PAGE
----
But you'd think that if Samsung was really feeling pressured, it could just slash its prices, too, right? Not really – at least not unless it adopts as radically different a strategy as the one Xiaomi employs. For example, as some of you will already know, Xiaomi's products are pretty much exclusively sold through its web stores, which is a massive money saver. Indeed, this way the company doesn't incur any costs related to staffing and general store management (including warehousing), not to mention that it entirely bypasses distributors and third-party retailers, both of which seek profits of their own and inflate the price.
TechCrunch on that very topic:That's not the only way in which Xiaomi saves costs, however. Another very important component to it is their products' average life cycle. Xiaomi's own Hugo Barra spoke to
And why are these price cuts possible? Because the hardware components' cost drops down the road, especially in an industry as heavily characterized by rapid improvements in tech. This means that the core of that one Xiaomi phone costs significantly less half a year later, allowing for equally significant savings that, in turn, let the company go for a price cut. This effect is further amplified by the fact that Xiaomi keeps a very narrow smartphone portfolio in comparison with pretty much every mainstream Android manufacturer.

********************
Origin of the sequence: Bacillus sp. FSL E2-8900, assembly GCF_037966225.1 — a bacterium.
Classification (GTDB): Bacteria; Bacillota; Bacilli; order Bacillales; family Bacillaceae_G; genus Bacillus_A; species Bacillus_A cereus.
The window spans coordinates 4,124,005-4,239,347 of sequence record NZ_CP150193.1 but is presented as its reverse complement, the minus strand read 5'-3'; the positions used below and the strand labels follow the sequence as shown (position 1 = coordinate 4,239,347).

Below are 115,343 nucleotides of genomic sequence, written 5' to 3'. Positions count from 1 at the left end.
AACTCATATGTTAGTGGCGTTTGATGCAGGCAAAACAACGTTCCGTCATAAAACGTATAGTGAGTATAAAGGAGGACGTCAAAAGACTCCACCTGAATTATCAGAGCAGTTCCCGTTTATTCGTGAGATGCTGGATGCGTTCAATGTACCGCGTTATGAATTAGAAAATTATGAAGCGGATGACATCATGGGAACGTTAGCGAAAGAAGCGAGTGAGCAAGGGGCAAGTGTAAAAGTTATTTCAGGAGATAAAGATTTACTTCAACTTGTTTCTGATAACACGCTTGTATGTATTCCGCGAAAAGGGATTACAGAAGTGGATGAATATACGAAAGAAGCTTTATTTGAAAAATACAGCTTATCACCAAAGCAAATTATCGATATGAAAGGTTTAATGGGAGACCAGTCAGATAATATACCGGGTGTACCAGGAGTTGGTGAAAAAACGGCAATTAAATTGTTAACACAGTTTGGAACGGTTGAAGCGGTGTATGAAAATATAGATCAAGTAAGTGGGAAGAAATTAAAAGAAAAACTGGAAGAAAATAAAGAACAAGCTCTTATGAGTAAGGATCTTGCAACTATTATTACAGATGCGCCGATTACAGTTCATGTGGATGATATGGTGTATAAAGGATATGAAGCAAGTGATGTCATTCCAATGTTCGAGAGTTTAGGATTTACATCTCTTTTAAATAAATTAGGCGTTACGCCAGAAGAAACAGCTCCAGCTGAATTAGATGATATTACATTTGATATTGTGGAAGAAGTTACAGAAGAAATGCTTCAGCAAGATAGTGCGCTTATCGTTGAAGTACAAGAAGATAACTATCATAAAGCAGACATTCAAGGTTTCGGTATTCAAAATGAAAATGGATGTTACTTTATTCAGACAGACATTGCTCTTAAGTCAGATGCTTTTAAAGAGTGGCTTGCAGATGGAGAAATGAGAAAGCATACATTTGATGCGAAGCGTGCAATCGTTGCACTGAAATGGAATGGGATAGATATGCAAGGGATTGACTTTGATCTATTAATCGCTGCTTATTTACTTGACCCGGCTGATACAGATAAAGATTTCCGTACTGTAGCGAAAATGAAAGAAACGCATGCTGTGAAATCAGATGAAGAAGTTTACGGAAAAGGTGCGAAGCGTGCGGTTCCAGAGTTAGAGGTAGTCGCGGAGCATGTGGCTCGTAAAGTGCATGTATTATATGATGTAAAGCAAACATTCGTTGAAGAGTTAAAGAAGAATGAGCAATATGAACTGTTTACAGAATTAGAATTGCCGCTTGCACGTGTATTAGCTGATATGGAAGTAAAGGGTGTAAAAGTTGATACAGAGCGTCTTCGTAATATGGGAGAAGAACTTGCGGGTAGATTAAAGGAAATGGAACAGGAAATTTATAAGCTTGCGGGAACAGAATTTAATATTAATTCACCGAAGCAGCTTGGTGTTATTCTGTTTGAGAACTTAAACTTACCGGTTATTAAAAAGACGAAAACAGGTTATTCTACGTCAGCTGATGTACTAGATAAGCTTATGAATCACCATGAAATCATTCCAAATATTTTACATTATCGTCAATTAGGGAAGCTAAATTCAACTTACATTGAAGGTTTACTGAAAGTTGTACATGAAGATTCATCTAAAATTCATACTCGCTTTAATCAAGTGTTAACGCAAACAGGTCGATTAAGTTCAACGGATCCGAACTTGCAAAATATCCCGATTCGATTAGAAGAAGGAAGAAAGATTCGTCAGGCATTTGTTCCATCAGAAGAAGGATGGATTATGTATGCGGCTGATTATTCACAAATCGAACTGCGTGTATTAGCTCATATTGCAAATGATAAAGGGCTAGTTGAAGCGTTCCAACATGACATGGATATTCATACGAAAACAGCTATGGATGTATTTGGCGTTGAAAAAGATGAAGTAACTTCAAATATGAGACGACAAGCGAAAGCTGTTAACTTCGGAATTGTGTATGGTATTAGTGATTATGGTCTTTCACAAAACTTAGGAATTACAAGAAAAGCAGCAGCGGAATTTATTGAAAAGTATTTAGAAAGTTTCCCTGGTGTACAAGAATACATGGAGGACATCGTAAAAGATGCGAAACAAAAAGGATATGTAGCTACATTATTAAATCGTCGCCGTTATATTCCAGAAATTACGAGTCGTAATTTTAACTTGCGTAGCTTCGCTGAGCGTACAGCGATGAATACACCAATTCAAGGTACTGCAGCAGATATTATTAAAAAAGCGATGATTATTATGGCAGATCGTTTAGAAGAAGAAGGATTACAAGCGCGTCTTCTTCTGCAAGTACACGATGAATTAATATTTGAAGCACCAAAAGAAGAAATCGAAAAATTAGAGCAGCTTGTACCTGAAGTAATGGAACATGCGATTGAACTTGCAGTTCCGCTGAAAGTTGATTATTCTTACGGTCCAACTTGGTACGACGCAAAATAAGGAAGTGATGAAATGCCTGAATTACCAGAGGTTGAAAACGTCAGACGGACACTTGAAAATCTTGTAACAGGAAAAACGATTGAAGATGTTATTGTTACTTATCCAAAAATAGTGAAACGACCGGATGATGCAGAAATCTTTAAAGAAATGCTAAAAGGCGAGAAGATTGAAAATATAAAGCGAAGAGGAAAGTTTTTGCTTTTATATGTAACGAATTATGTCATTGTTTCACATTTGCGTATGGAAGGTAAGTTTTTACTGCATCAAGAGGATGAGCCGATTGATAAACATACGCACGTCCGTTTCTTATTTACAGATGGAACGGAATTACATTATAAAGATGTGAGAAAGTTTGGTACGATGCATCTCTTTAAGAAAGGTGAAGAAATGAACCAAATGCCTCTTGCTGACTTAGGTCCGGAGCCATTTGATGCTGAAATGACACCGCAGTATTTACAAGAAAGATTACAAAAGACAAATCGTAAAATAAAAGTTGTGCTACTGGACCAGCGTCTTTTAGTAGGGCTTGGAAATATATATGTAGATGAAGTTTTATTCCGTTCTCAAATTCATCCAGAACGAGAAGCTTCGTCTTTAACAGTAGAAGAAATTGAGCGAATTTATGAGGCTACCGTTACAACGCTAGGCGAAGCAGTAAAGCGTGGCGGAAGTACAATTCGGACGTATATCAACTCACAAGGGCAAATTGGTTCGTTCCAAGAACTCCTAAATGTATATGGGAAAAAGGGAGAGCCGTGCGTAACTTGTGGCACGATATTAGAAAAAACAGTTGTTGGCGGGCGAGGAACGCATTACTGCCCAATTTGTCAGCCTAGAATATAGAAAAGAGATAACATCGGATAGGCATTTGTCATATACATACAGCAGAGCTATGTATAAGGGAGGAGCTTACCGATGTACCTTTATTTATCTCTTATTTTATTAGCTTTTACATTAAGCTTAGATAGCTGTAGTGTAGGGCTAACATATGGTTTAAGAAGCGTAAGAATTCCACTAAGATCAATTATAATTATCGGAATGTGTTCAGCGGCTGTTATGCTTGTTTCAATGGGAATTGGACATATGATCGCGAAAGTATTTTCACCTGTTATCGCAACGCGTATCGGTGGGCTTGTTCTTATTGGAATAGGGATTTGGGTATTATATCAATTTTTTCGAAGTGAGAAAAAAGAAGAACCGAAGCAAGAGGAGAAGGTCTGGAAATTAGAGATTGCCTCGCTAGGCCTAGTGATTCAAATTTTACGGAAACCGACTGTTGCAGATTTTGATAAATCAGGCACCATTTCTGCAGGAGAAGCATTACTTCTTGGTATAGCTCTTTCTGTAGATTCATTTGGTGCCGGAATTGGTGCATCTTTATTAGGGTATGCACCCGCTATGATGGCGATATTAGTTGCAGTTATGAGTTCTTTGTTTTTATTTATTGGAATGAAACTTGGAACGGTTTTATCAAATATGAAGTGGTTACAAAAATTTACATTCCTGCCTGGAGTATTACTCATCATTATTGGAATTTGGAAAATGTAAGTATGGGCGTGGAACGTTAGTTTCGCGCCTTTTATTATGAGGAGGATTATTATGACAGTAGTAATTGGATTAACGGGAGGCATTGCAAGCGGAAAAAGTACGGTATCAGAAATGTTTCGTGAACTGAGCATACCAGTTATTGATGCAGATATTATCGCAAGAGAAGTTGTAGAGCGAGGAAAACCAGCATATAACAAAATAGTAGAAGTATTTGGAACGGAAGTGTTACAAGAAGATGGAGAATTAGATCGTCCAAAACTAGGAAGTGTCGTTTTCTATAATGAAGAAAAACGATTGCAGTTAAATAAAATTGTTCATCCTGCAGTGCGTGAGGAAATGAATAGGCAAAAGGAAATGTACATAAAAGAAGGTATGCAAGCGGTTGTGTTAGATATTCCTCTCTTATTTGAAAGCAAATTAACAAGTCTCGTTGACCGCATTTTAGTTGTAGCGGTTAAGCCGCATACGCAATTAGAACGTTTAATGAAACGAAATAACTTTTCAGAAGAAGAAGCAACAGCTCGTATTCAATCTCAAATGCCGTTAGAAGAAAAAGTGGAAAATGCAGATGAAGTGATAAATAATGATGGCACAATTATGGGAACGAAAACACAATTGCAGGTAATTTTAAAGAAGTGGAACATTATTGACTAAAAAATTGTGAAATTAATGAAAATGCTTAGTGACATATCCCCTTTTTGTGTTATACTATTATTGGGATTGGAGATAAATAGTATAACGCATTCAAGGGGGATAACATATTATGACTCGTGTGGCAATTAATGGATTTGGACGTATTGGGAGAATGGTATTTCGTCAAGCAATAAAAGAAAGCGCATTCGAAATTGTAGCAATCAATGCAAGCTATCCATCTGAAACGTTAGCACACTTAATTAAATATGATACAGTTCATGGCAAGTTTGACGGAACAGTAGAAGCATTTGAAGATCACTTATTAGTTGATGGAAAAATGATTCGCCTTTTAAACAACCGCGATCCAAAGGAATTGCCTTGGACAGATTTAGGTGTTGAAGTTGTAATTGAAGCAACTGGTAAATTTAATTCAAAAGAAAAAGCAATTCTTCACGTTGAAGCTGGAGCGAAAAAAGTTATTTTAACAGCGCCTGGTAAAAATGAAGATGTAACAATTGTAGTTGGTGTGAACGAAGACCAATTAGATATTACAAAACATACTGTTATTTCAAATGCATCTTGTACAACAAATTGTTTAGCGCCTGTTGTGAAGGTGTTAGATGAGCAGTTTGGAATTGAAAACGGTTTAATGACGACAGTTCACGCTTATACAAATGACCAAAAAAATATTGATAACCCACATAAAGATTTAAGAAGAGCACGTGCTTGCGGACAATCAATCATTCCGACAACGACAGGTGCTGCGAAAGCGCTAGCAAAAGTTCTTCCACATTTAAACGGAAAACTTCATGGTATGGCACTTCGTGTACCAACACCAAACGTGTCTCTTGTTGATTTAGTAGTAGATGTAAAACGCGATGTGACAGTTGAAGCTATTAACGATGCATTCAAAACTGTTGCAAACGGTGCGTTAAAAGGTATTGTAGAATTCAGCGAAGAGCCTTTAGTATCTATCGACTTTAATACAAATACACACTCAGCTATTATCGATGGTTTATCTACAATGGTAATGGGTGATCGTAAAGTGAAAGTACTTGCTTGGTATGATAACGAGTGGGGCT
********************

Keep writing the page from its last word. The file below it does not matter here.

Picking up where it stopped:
Finally, unlike the rest of the industry (and a lot alike OnePlus), Xiaomi is driving its marketing campaigns on what is essentially zero budget. Instead, the company depends on social media and word of mouth to create hype and awareness for its products. Although it's unclear if Xiaomi is making much on services, it is also worth pointing out that its proprietary app store contains tons of premium content that is only available for cold, hard cash that goes right into its pocket.
Combine all of these strategic choices, and you can see why Xiaomi is able to sell its otherwise high-end smartphones at as low costs.